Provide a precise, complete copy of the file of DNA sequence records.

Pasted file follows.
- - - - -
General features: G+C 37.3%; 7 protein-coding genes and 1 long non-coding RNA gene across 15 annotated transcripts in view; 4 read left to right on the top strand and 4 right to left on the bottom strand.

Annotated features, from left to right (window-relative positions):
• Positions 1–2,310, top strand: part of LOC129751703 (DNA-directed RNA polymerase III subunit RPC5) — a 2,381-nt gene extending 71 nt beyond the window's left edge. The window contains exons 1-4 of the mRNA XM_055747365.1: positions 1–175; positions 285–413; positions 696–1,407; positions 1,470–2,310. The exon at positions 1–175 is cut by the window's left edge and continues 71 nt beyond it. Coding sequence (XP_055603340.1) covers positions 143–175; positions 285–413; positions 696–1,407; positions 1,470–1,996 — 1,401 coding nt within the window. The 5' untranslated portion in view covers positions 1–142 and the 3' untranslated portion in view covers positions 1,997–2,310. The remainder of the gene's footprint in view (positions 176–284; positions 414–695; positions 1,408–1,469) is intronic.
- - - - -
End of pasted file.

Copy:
General features: G+C 37.3%; 7 protein-coding genes and 1 long non-coding RNA gene across 15 annotated transcripts in view; 4 read left to right on the top strand and 4 right to left on the bottom strand.

Annotated features, from left to right (window-relative positions):
• Positions 1–2,310, top strand: part of LOC129751703 (DNA-directed RNA polymerase III subunit RPC5) — a 2,381-nt gene extending 71 nt beyond the window's left edge. The window contains exons 1-4 of the mRNA XM_055747365.1: positions 1–175; positions 285–413; positions 696–1,407; positions 1,470–2,310. The exon at positions 1–175 is cut by the window's left edge and continues 71 nt beyond it. Coding sequence (XP_055603340.1) covers positions 143–175; positions 285–413; positions 696–1,407; positions 1,470–1,996 — 1,401 coding nt within the window. The 5' untranslated portion in view covers positions 1–142 and the 3' untranslated portion in view covers positions 1,997–2,310. The remainder of the gene's footprint in view (positions 176–284; positions 414–695; positions 1,408–1,469) is intronic.